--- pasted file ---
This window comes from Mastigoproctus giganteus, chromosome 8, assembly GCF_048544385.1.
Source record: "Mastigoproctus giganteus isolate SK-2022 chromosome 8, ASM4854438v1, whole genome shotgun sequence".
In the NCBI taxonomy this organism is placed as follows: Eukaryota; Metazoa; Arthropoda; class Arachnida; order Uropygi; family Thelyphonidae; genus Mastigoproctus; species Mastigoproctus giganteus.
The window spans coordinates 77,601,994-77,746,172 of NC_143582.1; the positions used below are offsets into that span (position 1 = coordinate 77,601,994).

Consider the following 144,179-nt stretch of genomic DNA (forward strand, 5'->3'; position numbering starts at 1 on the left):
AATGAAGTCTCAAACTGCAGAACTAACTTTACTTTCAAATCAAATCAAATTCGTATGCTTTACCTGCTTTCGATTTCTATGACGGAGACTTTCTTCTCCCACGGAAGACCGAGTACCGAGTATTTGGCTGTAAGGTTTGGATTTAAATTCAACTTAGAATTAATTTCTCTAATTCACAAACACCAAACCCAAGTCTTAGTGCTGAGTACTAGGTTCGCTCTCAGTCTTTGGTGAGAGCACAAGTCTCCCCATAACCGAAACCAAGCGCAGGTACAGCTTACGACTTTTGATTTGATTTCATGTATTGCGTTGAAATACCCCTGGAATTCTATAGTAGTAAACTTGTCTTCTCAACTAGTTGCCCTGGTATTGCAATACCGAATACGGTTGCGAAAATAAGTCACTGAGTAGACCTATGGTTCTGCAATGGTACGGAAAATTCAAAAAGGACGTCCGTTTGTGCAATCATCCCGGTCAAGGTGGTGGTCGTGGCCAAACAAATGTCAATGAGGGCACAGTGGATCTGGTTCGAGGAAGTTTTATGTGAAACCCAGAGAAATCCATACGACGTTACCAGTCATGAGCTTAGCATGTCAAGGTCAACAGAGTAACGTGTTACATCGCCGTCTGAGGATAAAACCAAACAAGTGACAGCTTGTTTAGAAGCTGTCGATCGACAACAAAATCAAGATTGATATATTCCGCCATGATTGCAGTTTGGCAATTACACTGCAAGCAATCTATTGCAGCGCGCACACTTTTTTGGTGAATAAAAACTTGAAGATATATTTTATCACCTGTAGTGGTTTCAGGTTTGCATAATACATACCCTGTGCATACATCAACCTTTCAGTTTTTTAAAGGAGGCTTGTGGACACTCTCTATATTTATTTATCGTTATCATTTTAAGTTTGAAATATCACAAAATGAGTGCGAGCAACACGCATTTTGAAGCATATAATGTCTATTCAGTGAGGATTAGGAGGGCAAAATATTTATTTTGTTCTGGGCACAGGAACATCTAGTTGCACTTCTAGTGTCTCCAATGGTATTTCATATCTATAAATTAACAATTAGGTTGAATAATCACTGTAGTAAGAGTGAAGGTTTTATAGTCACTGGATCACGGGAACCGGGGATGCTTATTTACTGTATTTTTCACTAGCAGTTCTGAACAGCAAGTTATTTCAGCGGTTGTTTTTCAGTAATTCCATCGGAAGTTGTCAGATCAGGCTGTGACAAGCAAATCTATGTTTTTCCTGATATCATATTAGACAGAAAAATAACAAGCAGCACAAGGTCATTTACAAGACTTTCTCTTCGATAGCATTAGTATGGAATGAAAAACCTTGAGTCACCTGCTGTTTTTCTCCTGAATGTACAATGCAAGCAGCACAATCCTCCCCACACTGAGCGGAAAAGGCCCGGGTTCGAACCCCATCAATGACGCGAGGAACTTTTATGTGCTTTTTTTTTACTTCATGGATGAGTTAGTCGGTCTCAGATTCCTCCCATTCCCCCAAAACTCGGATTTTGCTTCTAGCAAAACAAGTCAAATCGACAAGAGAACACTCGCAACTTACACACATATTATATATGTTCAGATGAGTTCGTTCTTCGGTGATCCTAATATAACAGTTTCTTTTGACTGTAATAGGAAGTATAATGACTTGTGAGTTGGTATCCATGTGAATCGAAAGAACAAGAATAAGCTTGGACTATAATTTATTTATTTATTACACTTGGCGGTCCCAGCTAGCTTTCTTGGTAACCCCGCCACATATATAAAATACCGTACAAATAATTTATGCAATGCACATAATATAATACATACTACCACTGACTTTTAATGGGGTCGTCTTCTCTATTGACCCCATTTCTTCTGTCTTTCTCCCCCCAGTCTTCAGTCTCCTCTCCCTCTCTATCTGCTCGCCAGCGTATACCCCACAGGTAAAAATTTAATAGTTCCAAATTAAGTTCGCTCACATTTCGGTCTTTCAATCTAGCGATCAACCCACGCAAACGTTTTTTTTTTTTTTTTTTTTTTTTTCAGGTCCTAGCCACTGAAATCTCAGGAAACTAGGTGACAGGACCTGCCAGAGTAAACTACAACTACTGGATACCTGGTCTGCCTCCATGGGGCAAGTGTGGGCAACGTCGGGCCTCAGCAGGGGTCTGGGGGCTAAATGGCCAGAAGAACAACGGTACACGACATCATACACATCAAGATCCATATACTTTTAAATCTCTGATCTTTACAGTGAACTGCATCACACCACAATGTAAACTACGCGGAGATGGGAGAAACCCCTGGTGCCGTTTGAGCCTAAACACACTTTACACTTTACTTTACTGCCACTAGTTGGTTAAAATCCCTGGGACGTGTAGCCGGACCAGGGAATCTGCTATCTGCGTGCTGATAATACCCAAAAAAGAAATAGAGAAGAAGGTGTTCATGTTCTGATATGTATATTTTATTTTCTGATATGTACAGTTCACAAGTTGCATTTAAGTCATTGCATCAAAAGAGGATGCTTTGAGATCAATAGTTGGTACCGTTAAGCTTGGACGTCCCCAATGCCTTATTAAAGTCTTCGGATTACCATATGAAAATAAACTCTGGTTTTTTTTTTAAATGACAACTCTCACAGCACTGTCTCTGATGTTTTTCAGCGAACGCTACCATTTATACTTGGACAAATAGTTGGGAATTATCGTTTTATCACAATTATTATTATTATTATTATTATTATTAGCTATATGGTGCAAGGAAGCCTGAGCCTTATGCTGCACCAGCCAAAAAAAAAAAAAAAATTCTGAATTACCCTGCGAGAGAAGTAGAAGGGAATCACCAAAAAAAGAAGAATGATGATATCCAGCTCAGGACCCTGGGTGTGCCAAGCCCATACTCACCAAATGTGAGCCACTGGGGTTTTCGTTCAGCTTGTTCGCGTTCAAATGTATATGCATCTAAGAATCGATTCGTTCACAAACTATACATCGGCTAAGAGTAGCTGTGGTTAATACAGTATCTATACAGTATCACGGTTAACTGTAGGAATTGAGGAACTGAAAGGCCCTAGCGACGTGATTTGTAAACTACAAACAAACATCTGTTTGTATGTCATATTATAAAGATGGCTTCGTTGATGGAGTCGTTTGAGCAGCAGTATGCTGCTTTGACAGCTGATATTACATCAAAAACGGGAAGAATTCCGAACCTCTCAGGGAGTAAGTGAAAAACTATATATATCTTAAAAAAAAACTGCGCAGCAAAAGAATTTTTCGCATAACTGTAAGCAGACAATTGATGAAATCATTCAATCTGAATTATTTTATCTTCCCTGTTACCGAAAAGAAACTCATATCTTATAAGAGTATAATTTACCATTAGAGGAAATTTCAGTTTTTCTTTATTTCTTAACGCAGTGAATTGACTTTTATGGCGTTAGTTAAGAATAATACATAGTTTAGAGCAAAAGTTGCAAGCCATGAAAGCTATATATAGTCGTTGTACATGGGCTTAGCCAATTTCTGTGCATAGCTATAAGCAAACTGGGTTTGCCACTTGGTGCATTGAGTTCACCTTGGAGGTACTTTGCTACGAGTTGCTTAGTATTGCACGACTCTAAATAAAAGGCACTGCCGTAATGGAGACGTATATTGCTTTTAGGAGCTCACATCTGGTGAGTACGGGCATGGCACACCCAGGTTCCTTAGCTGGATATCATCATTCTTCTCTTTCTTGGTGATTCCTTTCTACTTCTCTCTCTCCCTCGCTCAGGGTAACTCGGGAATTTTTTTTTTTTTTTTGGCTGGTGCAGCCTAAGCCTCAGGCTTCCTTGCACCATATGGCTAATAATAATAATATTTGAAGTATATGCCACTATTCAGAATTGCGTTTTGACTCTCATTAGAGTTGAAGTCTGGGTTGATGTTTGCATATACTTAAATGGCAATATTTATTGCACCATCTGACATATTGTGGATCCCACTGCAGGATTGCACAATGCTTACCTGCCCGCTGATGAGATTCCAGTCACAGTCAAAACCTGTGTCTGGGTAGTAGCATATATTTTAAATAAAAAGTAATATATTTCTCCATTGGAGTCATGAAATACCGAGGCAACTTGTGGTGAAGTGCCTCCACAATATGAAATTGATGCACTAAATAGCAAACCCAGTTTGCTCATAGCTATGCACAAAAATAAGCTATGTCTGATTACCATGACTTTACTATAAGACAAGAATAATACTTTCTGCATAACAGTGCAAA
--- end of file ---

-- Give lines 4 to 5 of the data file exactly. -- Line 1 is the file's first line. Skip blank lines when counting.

The window spans coordinates 77,601,994-77,746,172 of NC_143582.1; the positions used below are offsets into that span (position 1 = coordinate 77,601,994).

Consider the following 144,179-nt stretch of genomic DNA (forward strand, 5'->3'; position numbering starts at 1 on the left):